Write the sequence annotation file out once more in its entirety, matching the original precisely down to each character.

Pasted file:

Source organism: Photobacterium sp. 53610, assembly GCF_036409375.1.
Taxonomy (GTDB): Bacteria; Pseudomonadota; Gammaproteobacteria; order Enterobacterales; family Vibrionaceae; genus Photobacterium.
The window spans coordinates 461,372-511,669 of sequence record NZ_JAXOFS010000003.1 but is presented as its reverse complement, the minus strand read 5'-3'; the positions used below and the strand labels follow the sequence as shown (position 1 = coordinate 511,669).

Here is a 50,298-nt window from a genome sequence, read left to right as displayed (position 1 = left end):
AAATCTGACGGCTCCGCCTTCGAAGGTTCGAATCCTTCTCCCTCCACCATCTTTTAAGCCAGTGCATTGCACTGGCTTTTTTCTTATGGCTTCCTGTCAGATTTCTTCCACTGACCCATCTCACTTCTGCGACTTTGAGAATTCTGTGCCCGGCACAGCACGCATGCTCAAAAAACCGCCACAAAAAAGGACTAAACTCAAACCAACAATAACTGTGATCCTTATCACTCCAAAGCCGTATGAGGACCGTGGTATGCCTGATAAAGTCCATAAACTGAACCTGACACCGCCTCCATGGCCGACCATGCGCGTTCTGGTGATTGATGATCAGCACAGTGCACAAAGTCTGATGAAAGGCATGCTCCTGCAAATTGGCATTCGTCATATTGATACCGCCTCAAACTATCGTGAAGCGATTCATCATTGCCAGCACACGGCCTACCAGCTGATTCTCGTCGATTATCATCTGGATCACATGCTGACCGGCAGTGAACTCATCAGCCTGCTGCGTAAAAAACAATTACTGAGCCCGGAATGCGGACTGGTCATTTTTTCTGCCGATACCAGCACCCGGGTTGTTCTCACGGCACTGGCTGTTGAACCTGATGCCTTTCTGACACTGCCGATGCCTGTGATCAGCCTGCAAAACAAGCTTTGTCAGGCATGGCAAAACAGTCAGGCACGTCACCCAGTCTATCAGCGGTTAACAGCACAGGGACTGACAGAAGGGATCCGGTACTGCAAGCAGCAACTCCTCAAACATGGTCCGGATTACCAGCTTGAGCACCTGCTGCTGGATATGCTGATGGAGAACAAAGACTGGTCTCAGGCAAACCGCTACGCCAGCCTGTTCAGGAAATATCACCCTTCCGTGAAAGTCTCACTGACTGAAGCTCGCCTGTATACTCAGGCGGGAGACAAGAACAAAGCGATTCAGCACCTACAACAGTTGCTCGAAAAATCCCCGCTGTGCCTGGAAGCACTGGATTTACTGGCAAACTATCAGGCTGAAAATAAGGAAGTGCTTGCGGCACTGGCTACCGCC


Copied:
Source organism: Photobacterium sp. 53610, assembly GCF_036409375.1.
Taxonomy (GTDB): Bacteria; Pseudomonadota; Gammaproteobacteria; order Enterobacterales; family Vibrionaceae; genus Photobacterium.
The window spans coordinates 461,372-511,669 of sequence record NZ_JAXOFS010000003.1 but is presented as its reverse complement, the minus strand read 5'-3'; the positions used below and the strand labels follow the sequence as shown (position 1 = coordinate 511,669).

Here is a 50,298-nt window from a genome sequence, read left to right as displayed (position 1 = left end):
AAATCTGACGGCTCCGCCTTCGAAGGTTCGAATCCTTCTCCCTCCACCATCTTTTAAGCCAGTGCATTGCACTGGCTTTTTTCTTATGGCTTCCTGTCAGATTTCTTCCACTGACCCATCTCACTTCTGCGACTTTGAGAATTCTGTGCCCGGCACAGCACGCATGCTCAAAAAACCGCCACAAAAAAGGACTAAACTCAAACCAACAATAACTGTGATCCTTATCACTCCAAAGCCGTATGAGGACCGTGGTATGCCTGATAAAGTCCATAAACTGAACCTGACACCGCCTCCATGGCCGACCATGCGCGTTCTGGTGATTGATGATCAGCACAGTGCACAAAGTCTGATGAAAGGCATGCTCCTGCAAATTGGCATTCGTCATATTGATACCGCCTCAAACTATCGTGAAGCGATTCATCATTGCCAGCACACGGCCTACCAGCTGATTCTCGTCGATTATCATCTGGATCACATGCTGACCGGCAGTGAACTCATCAGCCTGCTGCGTAAAAAACAATTACTGAGCCCGGAATGCGGACTGGTCATTTTTTCTGCCGATACCAGCACCCGGGTTGTTCTCACGGCACTGGCTGTTGAACCTGATGCCTTTCTGACACTGCCGATGCCTGTGATCAGCCTGCAAAACAAGCTTTGTCAGGCATGGCAAAACAGTCAGGCACGTCACCCAGTCTATCAGCGGTTAACAGCACAGGGACTGACAGAAGGGATCCGGTACTGCAAGCAGCAACTCCTCAAACATGGTCCGGATTACCAGCTTGAGCACCTGCTGCTGGATATGCTGATGGAGAACAAAGACTGGTCTCAGGCAAACCGCTACGCCAGCCTGTTCAGGAAATATCACCCTTCCGTGAAAGTCTCACTGACTGAAGCTCGCCTGTATACTCAGGCGGGAGACAAGAACAAAGCGATTCAGCACCTACAACAGTTGCTCGAAAAATCCCCGCTGTGCCTGGAAGCACTGGATTTACTGGCAAACTATCAGGCTGAAAATAAGGAAGTGCTTGCGGCACTGGCTACCGCC